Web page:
• Keep your plan in an easy-to-reach location. A good place is with your emergency kit. Make sure everyone in your household knows where to find it.
  • Once a year, review your plan with the entire household. Update it to reflect any changes you want to make.
  • Refresh your survival kit at the same time, with new food, water and other supplies.
Step 2 - Build an emergency survival kit

Your emergency survival kit should have everything you and your household would need to be safe and take care of yourselves for at least three days immediately following an emergency.

The following list is broken down into the essentials, items you may need to meet your household’s unique needs, and items to have ready in case you have to leave your home.


  • food (non-perishable and easy-to-prepare items, enough for three days) and a manual can opener
  • bottled water (4 litres per person for each day)
  • medication(s)
  • flashlight and glow stick
  • radio (crank or battery-run)
  • extra batteries
  • first-aid kit
  • candles and matches/lighter
  • hand sanitizer or moist towelettes
  • important papers (identification, contact lists, copies of prescriptions, etc.)
  • extra car keys and cash
  • whistle (to attract attention, if needed)
  • zip-lock bag (to keep things dry)
  • garbage bags

Special considerations

  • items for babies and small children—diapers, formula, bottles, baby food, comfort items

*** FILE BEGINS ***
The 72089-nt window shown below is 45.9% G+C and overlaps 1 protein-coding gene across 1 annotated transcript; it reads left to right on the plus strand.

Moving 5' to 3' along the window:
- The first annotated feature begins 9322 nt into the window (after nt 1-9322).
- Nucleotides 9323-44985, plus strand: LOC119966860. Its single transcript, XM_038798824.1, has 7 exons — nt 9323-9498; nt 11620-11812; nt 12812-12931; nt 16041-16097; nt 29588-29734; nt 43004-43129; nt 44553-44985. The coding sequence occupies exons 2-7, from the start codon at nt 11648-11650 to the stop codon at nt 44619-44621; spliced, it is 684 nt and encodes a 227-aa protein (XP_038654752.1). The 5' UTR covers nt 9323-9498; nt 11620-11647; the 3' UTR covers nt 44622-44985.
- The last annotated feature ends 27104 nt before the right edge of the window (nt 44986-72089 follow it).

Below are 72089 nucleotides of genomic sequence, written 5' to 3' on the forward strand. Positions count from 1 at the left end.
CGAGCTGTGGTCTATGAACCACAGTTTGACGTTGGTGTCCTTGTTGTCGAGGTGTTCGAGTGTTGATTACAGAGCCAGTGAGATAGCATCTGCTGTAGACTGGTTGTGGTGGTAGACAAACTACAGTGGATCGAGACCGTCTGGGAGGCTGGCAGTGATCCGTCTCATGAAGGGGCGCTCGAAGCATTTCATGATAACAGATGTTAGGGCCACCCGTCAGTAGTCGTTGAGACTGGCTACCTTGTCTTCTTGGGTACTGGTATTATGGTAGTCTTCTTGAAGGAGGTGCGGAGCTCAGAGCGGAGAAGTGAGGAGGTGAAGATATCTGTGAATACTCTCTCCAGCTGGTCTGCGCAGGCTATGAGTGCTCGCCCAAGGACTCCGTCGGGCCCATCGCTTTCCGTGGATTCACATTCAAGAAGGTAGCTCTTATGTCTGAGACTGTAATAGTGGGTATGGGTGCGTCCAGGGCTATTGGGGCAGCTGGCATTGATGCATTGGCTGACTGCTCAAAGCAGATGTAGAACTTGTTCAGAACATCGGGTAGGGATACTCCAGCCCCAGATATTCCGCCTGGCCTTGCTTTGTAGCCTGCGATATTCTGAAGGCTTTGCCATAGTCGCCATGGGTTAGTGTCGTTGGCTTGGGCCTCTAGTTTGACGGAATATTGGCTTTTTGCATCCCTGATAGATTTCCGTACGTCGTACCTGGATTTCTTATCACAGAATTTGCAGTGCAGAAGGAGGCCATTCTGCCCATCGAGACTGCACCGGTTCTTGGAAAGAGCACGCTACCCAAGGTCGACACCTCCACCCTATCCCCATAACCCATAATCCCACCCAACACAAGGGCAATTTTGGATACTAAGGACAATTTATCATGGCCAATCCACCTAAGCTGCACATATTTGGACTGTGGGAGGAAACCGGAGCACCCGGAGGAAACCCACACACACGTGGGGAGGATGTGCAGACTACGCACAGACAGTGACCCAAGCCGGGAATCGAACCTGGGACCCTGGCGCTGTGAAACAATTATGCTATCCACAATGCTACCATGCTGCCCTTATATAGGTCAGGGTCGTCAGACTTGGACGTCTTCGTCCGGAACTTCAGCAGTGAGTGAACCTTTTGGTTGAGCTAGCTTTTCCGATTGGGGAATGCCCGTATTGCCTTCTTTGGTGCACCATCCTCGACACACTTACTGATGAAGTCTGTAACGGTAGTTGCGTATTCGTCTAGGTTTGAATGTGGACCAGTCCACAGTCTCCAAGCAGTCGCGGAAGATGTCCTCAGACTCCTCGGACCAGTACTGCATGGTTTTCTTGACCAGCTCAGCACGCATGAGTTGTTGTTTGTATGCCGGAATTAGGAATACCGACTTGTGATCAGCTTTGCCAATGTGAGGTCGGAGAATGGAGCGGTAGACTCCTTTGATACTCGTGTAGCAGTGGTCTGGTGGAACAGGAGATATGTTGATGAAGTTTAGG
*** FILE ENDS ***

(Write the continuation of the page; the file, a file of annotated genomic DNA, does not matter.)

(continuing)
• prescription medication
  • medical supplies and equipment
  • pet food and supplies
  • any other items specific to your household’s needs

Extra supplies for evacuation

  • clothes, shoes
  • sleeping bags or blankets
  • personal items (soap, toothpaste, shampoo, comb, other toiletries)
  • playing cards, travel games and other activities for children


  • Pack the contents of your kit in an easy-to-carry bag(s) or a case on wheels.
  • Store your kit in a place that is easy to reach and ensure that everyone in your household knows where it is.
  • Your kit does not have to be built overnight. Spread your shopping over a few weeks. Purchase a few items every time you go to the store.
  • Your water supply is meant to cover what you would drink as well as what you might need for food preparation, hygiene and dishwashing.
  • Check and refresh your kit twice a year—when the clocks shift to/from daylight savings time is a good time. Check all expiry dates and replace food and water with a fresh supply. Check batteries and replace as needed.
  • Keep your cell phone or mobile device fully charged.
Step 3 - Be informed

During an emergency, you should stay tuned to local news channels. Be sure to have a portable, battery-operated or crank radio in your survival kit in case of power outages.

Alert Ready in Ontario

Alert Ready in Ontario is part of a national service designed to deliver Canadians' critical and potentially life-saving emergency alert messages. Check your phone’s compatibility.

Ontario’s hazards

Different hazards require a different approach for being prepared and knowing how to protect yourself and your household. Learn more about Ontario’s hazards, so you can better prepare for them and know what to do to protect yourself.